McGee's apartment holds the key (literally and gruesomely) to a cache of missing diamonds

By Sara Netzley
March 07, 2017 at 11:13 PM EST
Cliff Lipson/CBS
S14 E17
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Pop quiz, hotshot: You move into an apartment but don’t tell your fiancée that three people were murdered in it years previously, and then one night you shoot and kill an intruder who might be connected to that old crime. What do you do? What do you do?

If you’re Timothy McGee, you hem and haw and eventually do (mostly) the right thing.

So yeah, McGee comes home to find two men ransacking his apartment. He shoots and kills one, and the other escapes. He’s dismayed to find his lovely new place, a.k.a. DiNozzo’s old digs, torn apart: holes in the wall, floorboards torn up, and Delilah’s hard drive with her childhood memories missing.

Thankfully, Delilah is in Dubai on assignment, but when the team learn that he didn’t tell her about the triple homicide, they start a lively debate on whether he should come clean now and if omission is tantamount to a lie. “Dude, that’s messed up,” Torres declares, but Quinn’s on board with omission because she knows a thing or two about family secrets. Cue intense, mysterious look.

When Delilah calls, McGee ends up telling her about the break-in but spares her the details, including the dead guy and her missing hard drive (which seems like a mistake – what if she has a line on who might be after it?).

Back at HQ, Bishop’s looking up details on the triple homicide in case it’s connected and fills Quinn in: Apartment owner Paul Triff, a licensed furrier, was found dismembering the bodies of three known felons with an electric carving knife and is now serving consecutive life sentences in Maryland Correctional.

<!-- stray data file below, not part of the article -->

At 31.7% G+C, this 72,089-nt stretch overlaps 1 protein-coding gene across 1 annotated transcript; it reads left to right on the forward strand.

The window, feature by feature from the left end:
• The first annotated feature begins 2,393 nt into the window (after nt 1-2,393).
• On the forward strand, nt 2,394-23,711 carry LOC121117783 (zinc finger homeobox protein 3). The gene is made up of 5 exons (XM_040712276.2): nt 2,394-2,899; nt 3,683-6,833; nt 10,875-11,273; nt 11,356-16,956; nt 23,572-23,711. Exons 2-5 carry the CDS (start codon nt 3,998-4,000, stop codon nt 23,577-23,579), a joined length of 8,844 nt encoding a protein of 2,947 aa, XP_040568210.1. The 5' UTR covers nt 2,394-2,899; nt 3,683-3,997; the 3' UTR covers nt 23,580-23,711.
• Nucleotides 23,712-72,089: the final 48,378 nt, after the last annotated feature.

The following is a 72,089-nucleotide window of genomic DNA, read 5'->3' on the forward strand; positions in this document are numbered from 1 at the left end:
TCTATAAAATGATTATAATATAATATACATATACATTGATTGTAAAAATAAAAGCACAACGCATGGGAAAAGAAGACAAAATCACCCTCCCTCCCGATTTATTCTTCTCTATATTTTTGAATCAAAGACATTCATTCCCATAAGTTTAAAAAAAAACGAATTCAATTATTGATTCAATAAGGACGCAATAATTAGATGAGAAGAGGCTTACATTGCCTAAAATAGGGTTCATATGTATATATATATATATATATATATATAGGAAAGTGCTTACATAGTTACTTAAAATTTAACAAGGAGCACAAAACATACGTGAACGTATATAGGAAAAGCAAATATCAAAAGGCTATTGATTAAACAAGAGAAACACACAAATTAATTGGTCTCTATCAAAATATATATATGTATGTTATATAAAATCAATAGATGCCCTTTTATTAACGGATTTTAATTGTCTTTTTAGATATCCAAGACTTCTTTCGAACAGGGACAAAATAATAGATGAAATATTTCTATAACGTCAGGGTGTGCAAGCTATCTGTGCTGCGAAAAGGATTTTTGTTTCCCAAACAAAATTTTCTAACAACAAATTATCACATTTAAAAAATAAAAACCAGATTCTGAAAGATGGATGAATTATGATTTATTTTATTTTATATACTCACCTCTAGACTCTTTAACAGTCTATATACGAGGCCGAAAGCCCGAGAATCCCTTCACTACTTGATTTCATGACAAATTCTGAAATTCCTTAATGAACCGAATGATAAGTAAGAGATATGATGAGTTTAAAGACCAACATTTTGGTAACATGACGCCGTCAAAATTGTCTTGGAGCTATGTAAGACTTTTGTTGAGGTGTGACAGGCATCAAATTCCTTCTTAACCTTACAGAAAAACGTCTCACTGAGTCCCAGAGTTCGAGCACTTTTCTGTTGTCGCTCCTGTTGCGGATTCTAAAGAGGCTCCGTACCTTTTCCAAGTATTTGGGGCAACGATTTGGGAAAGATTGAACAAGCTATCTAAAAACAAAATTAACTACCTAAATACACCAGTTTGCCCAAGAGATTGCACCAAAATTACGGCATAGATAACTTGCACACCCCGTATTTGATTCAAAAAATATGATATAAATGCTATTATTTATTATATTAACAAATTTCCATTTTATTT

“Who’s a licensed furrier anymore, anyway? Was that still a thing 15 years ago?” Quinn asks, speaking for us all. Turns out, he was using furrier-ing as a cover for his smuggling business.

Abby’s able to match fingerprints from the scene to Walter Shibberd, who’s got a burglary rap sheet. Under questioning, he says the dead man, Louis Cole, paid him to break them into McGee’s apartment based on a hot tip from a buddy in the joint. Walter only grabbed the hard drive because it looked valuable. So that’s one dead end, but they now need to link Louis to McGee’s electric carving knife murderer.

At first, this lead seems cold because Louis and Paul were in different prisons, but then they learn that Louis was such a good kitchen worker that he was sent to other prisons to train the inmates there, and one of his visits was to Maryland Correctional where, yes, Paul works in the kitchen.